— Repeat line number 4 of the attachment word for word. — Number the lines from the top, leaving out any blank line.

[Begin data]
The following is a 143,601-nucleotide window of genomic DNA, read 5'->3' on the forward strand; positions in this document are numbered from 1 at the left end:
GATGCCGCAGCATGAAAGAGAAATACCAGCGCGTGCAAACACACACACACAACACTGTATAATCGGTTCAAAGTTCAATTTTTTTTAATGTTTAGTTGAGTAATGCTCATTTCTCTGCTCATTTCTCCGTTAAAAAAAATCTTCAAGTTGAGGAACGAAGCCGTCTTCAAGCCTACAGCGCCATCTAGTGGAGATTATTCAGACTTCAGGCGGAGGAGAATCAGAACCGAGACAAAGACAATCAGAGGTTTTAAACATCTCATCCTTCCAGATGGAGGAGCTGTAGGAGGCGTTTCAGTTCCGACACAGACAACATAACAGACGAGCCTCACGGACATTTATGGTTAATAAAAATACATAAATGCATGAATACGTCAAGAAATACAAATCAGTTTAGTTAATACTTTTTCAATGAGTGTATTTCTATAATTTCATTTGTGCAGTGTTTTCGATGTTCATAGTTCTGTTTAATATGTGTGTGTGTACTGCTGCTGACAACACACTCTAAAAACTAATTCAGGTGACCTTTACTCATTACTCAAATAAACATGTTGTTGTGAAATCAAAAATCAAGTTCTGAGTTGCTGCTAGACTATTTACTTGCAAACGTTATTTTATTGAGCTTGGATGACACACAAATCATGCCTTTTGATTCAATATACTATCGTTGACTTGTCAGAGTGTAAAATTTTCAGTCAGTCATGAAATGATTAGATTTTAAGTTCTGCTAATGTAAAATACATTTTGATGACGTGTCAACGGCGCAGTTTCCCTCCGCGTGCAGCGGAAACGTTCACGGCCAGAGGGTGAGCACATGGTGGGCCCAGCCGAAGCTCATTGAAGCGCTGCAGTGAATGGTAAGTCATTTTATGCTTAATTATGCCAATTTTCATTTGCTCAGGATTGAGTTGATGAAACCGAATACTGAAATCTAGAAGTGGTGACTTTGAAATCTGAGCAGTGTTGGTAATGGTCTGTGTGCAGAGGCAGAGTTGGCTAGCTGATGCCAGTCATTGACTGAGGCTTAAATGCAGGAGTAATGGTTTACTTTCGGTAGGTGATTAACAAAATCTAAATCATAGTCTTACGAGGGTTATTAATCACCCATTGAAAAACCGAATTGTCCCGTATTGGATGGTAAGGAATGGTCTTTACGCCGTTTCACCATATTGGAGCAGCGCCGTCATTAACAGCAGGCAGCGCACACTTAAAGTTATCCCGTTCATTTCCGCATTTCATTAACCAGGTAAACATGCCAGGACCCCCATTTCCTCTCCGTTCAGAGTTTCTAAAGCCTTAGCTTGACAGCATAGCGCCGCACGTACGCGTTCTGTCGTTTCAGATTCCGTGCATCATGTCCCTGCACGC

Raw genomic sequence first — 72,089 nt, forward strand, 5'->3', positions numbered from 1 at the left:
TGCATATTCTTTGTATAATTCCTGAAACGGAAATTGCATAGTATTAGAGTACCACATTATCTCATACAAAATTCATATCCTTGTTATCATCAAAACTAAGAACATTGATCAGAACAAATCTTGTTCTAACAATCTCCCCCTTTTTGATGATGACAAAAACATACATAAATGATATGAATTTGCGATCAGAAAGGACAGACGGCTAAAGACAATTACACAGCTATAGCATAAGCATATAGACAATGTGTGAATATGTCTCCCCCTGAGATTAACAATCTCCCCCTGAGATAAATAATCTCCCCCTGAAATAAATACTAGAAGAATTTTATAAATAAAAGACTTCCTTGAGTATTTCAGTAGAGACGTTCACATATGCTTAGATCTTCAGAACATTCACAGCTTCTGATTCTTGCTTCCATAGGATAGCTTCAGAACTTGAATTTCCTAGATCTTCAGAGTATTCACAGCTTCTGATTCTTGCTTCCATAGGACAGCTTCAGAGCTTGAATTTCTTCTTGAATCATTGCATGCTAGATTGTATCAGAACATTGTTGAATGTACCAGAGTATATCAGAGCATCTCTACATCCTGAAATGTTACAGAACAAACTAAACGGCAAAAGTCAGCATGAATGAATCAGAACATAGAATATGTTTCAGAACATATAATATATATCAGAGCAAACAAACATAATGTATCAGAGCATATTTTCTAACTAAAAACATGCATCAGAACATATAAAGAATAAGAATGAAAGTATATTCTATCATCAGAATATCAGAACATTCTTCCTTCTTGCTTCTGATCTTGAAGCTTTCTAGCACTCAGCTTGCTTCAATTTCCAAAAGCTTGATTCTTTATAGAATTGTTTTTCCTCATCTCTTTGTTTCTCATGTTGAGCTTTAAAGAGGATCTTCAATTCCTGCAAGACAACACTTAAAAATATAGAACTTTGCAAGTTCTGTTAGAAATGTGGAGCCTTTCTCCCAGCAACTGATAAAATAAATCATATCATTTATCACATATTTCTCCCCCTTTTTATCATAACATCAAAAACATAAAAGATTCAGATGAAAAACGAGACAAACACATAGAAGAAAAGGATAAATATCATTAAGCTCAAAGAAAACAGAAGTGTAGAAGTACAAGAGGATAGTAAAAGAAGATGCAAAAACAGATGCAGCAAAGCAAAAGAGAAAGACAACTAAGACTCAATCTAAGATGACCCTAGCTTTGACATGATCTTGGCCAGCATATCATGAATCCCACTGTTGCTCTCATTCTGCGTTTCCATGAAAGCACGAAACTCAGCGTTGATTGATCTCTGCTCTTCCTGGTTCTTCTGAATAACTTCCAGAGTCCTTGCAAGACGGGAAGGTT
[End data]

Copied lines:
TGCATATTCTTTGTATAATTCCTGAAACGGAAATTGCATAGTATTAGAGTACCACATTATCTCATACAAAATTCATATCCTTGTTATCATCAAAACTAAGAACATTGATCAGAACAAATCTTGTTCTAACAATCTCCCCCTTTTTGATGATGACAAAAACATACATAAATGATATGAATTTGCGATCAGAAAGGACAGACGGCTAAAGACAATTACACAGCTATAGCATAAGCATATAGACAATGTGTGAATATGTCTCCCCCTGAGATTAACAATCTCCCCCTGAGATAAATAATCTCCCCCTGAAATAAATACTAGAAGAATTTTATAAATAAAAGACTTCCTTGAGTATTTCAGTAGAGACGTTCACATATGCTTAGATCTTCAGAACATTCACAGCTTCTGATTCTTGCTTCCATAGGATAGCTTCAGAACTTGAATTTCCTAGATCTTCAGAGTATTCACAGCTTCTGATTCTTGCTTCCATAGGACAGCTTCAGAGCTTGAATTTCTTCTTGAATCATTGCATGCTAGATTGTATCAGAACATTGTTGAATGTACCAGAGTATATCAGAGCATCTCTACATCCTGAAATGTTACAGAACAAACTAAACGGCAAAAGTCAGCATGAATGAATCAGAACATAGAATATGTTTCAGAACATATAATATATATCAGAGCAAACAAACATAATGTATCAGAGCATATTTTCTAACTAAAAACATGCATCAGAACATATAAAGAATAAGAATGAAAGTATATTCTATCATCAGAATATCAGAACATTCTTCCTTCTTGCTTCTGATCTTGAAGCTTTCTAGCACTCAGCTTGCTTCAATTTCCAAAAGCTTGATTCTTTATAGAATTGTTTTTCCTCATCTCTTTGTTTCTCATGTTGAGCTTTAAAGAGGATCTTCAATTCCTGCAAGACAACACTTAAAAATATAGAACTTTGCAAGTTCTGTTAGAAATGTGGAGCCTTTCTCCCAGCAACTGATAAAATAAATCATATCATTTATCACATATTTCTCCCCCTTTTTATCATAACATCAAAAACATAAAAGATTCAGATGAAAAACGAGACAAACACATAGAAGAAAAGGATAAATATCATTAAGCTCAAAGAAAACAGAAGTGTAGAAGTACAAGAGGATAGTAAAAGAAGATGCAAAAACAGATGCAGCAAAGCAAAAGAGAAAGACAACTAAGACTCAATCTAAGATGACCCTAGCTTTGACATGATCTTGGCCAGCATATCATGAATCCCACTGTTGCTCTCATTCTGCGTTTCCATGAAAGCACGAAACTCAGCGTTGATTGATCTCTGCTCTTCCTGGTTCTTCTGAATAACTTCCAGAGTCCTTGCAAGACGGGAAGGTT